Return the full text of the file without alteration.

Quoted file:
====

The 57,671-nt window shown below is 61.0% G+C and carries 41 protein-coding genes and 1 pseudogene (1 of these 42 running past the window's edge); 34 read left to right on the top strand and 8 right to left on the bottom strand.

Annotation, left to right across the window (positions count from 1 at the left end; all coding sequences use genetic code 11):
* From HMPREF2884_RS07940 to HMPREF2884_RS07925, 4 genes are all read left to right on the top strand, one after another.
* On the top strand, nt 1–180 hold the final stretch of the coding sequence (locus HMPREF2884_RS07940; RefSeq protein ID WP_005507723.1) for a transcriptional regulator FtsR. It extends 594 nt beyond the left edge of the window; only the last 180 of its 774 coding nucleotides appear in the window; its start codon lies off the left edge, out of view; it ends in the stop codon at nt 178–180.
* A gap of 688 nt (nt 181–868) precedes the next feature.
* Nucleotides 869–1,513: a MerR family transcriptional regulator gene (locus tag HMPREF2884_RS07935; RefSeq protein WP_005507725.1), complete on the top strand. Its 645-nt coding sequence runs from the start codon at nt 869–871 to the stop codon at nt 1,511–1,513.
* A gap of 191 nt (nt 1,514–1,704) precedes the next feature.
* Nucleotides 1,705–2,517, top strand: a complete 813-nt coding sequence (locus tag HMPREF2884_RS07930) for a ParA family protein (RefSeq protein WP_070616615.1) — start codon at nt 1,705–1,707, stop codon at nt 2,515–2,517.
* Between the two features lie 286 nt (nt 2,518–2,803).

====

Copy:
The 57,671-nt window shown below is 61.0% G+C and carries 41 protein-coding genes and 1 pseudogene (1 of these 42 running past the window's edge); 34 read left to right on the top strand and 8 right to left on the bottom strand.

Annotation, left to right across the window (positions count from 1 at the left end; all coding sequences use genetic code 11):
* From HMPREF2884_RS07940 to HMPREF2884_RS07925, 4 genes are all read left to right on the top strand, one after another.
* On the top strand, nt 1–180 hold the final stretch of the coding sequence (locus HMPREF2884_RS07940; RefSeq protein ID WP_005507723.1) for a transcriptional regulator FtsR. It extends 594 nt beyond the left edge of the window; only the last 180 of its 774 coding nucleotides appear in the window; its start codon lies off the left edge, out of view; it ends in the stop codon at nt 178–180.
* A gap of 688 nt (nt 181–868) precedes the next feature.
* Nucleotides 869–1,513: a MerR family transcriptional regulator gene (locus tag HMPREF2884_RS07935; RefSeq protein WP_005507725.1), complete on the top strand. Its 645-nt coding sequence runs from the start codon at nt 869–871 to the stop codon at nt 1,511–1,513.
* A gap of 191 nt (nt 1,514–1,704) precedes the next feature.
* Nucleotides 1,705–2,517, top strand: a complete 813-nt coding sequence (locus tag HMPREF2884_RS07930) for a ParA family protein (RefSeq protein WP_070616615.1) — start codon at nt 1,705–1,707, stop codon at nt 2,515–2,517.
* Between the two features lie 286 nt (nt 2,518–2,803).